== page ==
In fairness to the forums we have just mentioned, they both have rules that prohibit inflammatory and false statements. Playa.info has barred further posting on a few of their most inflammatory threads, and TripAdvisor has done the same, actually removing some of the more outrageous posts. However neither forum moved to enforce their own guidelines for several days. The prohibition of these false statements was done hesitantly, at best. Why? Internet websites such as these two make money based upon the number of visitors to those sites. They sell more advertising, more tours and more vacation rentals and use the boosted statistics to seek new advertisers. So a controversial issue like crime, even if spinning out of control on their own website, is beneficial to them. Unfortunately, it’s not beneficial to others.
Not only do such irresponsible comments mislead the public seeking actual information, but they do serious and unwarranted damage to people and businesses here in Playa. Just a few days ago we spoke with a local business owner who said he had had $5000 US worth of cancellations in a single day, and that the people canceling specifically cited their reason as being the frightening stories about crime in Playa del Carmen they had read on the playa.info forum. And the damage is not limited to just this individual or his business. It in turn will cause damage to his employees, to their families and to the local businesses where they shop. It will also cause damage to other businesses such as restaurants, bars and tours that these visitors would have patronized had they not cancelled their trip. The casual comments and opinions of someone with no knowledge can be magnified on the internet to do real damage. That damage is not to drug dealers and criminals. That damage is to local Mexican families. We would ask everyone who posts on the internet to remember that.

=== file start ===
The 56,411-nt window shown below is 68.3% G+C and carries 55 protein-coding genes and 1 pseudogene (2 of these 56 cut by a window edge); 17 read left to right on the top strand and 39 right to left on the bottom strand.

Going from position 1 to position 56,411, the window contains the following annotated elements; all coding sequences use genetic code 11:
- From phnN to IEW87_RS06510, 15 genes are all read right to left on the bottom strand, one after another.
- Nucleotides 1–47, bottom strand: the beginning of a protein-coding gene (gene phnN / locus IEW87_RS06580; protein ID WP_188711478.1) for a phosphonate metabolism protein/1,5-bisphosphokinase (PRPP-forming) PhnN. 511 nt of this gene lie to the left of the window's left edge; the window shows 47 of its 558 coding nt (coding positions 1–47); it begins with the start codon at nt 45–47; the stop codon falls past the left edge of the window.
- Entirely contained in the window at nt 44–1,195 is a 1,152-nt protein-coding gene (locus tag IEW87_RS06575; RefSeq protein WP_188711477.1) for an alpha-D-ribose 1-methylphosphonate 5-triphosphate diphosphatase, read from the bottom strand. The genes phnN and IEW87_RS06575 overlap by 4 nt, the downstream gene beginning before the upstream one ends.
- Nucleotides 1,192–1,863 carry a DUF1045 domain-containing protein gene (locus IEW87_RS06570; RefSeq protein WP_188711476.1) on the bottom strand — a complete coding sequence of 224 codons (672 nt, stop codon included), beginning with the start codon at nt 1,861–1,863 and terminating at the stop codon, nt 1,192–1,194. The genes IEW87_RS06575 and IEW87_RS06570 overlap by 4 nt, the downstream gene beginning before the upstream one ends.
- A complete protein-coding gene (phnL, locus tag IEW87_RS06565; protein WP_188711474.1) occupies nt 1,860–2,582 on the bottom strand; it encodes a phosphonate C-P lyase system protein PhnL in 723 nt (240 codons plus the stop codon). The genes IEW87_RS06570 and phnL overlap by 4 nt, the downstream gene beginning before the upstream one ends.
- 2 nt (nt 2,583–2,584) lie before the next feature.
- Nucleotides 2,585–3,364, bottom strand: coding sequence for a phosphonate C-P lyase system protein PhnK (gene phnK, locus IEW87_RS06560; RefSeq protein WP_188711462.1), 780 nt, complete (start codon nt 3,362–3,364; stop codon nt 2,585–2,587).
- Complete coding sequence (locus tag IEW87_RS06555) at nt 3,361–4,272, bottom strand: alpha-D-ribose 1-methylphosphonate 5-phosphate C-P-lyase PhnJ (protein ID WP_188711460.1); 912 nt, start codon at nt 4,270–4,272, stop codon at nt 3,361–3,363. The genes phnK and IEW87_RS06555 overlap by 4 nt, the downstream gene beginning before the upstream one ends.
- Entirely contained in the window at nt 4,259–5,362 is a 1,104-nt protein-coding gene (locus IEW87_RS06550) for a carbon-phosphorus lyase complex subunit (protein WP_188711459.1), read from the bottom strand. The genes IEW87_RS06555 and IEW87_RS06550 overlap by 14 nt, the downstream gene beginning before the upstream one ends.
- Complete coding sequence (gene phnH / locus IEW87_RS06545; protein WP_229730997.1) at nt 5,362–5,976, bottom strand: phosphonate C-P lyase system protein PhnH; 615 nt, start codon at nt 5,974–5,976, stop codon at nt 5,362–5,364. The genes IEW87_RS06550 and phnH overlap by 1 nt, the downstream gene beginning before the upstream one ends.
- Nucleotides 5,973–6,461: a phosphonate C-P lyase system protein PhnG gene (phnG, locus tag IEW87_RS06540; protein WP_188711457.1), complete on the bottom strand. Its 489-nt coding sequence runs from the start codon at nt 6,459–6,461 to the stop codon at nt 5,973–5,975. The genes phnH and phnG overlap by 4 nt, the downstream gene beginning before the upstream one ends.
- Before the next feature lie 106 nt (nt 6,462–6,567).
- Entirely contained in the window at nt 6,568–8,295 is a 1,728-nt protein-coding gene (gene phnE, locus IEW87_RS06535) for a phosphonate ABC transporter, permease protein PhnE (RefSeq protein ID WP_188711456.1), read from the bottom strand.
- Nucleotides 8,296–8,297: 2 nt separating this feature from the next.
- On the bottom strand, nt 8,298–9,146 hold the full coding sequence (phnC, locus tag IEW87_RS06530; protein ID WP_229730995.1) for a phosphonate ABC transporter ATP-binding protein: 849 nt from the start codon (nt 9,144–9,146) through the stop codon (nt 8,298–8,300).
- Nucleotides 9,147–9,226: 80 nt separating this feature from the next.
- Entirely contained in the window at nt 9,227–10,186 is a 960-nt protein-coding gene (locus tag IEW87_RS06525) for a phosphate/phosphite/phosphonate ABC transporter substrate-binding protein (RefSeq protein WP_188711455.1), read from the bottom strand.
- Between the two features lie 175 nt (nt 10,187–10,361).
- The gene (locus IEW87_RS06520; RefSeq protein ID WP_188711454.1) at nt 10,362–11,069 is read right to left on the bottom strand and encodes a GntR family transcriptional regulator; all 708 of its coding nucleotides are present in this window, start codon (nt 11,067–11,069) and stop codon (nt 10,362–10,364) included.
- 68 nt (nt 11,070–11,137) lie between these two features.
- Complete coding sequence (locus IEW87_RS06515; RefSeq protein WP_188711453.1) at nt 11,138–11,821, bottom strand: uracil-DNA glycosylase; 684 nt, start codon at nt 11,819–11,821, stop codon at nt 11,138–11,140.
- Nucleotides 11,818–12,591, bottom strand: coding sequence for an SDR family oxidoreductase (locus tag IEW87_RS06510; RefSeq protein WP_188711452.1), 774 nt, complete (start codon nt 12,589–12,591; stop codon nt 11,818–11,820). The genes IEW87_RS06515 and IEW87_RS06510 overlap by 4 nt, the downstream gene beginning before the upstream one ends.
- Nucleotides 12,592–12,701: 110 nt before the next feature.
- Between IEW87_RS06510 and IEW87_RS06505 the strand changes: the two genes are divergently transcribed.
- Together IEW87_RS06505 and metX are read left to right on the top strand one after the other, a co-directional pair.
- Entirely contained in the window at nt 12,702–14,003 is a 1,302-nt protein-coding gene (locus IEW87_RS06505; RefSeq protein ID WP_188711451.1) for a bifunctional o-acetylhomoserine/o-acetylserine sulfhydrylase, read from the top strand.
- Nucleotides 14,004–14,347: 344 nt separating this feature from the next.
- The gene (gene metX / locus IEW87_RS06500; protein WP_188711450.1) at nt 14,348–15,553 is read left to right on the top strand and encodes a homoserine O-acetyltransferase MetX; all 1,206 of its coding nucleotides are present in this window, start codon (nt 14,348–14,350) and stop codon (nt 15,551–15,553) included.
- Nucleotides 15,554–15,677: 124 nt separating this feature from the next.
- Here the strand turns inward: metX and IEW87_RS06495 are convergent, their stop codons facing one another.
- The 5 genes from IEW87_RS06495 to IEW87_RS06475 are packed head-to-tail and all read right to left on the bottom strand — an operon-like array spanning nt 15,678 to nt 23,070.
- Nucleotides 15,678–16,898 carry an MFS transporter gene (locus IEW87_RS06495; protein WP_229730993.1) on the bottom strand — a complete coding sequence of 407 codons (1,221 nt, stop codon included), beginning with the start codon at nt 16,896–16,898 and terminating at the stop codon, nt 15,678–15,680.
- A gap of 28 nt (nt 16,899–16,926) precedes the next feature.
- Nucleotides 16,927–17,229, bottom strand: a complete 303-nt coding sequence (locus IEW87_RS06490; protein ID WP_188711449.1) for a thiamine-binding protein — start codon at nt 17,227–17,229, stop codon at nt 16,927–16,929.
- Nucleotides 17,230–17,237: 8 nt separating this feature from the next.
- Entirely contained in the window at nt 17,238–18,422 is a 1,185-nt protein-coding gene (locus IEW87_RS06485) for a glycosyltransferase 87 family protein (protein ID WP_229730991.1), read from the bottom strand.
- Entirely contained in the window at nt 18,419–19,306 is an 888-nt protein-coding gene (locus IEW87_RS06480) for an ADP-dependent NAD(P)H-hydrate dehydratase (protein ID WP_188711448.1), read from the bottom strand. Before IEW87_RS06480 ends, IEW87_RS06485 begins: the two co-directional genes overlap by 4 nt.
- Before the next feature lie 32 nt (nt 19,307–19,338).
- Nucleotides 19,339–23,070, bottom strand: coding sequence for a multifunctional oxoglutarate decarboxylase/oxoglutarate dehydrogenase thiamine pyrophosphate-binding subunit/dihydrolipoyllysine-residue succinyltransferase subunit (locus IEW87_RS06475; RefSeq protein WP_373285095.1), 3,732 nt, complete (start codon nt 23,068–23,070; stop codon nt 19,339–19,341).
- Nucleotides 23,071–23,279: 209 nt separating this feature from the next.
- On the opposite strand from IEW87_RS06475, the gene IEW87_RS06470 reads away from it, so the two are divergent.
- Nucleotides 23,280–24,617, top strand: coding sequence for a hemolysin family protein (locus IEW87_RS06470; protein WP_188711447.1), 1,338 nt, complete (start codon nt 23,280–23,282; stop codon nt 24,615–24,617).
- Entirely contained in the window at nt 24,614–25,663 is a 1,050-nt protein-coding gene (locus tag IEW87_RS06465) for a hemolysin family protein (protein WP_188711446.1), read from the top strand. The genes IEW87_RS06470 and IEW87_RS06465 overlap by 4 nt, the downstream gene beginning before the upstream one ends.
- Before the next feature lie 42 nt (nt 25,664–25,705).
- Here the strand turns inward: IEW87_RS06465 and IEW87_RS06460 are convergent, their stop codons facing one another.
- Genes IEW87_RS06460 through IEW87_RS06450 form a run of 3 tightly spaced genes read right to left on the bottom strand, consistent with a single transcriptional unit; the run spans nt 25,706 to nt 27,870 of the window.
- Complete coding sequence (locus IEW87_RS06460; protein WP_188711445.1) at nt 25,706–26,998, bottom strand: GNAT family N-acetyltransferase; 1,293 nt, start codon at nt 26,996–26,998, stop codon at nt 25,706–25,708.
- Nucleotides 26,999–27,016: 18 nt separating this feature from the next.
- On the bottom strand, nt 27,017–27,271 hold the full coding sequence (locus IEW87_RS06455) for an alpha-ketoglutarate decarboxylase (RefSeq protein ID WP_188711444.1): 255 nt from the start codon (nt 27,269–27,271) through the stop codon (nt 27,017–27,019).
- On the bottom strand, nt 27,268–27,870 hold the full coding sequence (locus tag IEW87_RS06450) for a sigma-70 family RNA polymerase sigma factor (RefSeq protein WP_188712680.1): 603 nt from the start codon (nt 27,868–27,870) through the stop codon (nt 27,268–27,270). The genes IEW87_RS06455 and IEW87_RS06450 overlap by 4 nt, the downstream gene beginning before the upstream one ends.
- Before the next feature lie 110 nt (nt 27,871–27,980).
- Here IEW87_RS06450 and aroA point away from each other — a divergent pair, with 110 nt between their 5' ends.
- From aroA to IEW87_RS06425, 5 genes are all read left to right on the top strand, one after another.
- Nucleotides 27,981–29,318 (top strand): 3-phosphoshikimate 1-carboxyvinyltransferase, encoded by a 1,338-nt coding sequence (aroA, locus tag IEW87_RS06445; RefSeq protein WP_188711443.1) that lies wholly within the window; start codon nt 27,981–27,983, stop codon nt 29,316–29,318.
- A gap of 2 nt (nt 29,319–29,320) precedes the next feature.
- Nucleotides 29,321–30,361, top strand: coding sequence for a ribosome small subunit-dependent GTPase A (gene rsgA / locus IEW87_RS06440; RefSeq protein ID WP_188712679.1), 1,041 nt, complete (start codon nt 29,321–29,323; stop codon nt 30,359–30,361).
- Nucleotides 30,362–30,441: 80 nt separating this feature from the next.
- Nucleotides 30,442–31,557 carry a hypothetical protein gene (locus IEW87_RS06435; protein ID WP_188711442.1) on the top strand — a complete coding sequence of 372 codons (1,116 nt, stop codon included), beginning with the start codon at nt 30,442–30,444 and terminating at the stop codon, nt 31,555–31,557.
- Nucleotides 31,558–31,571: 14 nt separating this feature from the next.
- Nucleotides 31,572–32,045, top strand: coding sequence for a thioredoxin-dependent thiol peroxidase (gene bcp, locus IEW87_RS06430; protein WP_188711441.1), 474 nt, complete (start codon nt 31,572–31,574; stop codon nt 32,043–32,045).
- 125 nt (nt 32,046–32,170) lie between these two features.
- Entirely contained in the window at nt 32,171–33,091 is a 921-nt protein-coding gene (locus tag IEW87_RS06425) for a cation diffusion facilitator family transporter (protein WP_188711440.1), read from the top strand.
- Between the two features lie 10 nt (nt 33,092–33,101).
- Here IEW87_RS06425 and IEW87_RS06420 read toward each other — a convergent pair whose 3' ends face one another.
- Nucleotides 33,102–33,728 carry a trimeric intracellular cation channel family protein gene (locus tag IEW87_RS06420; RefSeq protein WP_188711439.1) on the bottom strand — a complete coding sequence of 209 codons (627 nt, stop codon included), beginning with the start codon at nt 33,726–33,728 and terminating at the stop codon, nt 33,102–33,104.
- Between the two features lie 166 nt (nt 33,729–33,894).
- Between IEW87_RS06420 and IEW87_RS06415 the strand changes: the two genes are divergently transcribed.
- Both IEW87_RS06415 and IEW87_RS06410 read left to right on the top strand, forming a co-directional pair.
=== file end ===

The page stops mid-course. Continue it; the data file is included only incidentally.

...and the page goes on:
For questioning these irresponsible and false statements, we and other members of Playa’s expat community have been branded by many on the internet as “cheerleaders” for Playa. It is said that because we have businesses that rely on tourists we ignore and hide the facts about dangers here. That’s not true.
What we really do is demand that dangers of traveling here or anywhere be discussed responsibly with facts. Innuendo, rumor, speculation and guesswork are not the foundation of responsible discussion. And such opinions should never be the basis of deciding whether you visit Playa or Miami or New York. When deciding where you can go to safely spend your vacation time you need facts. So the question is…where do you go to get real information…real facts…about safety in Playa del Carmen?
Sources for Factual Information
Luckily there are plenty of places where you can get both facts and some responsible opinions about safety in Mexico, starting with the governments of the United States and Canada.
The US State Department assists travelers with information about countries they may be visiting, including issues of crime and safety. When the US government feels an area may be dangerous to visit, it issues a travel warning (as now exists for areas in central Mexico). No such warning has ever been issued for Playa or the state of Quintana Roo. In fact the US government has consistently said that the Riviera Maya is NOT experiencing the drug war violence seen elsewhere. Click here for the US State Department’s web page regarding Mexico.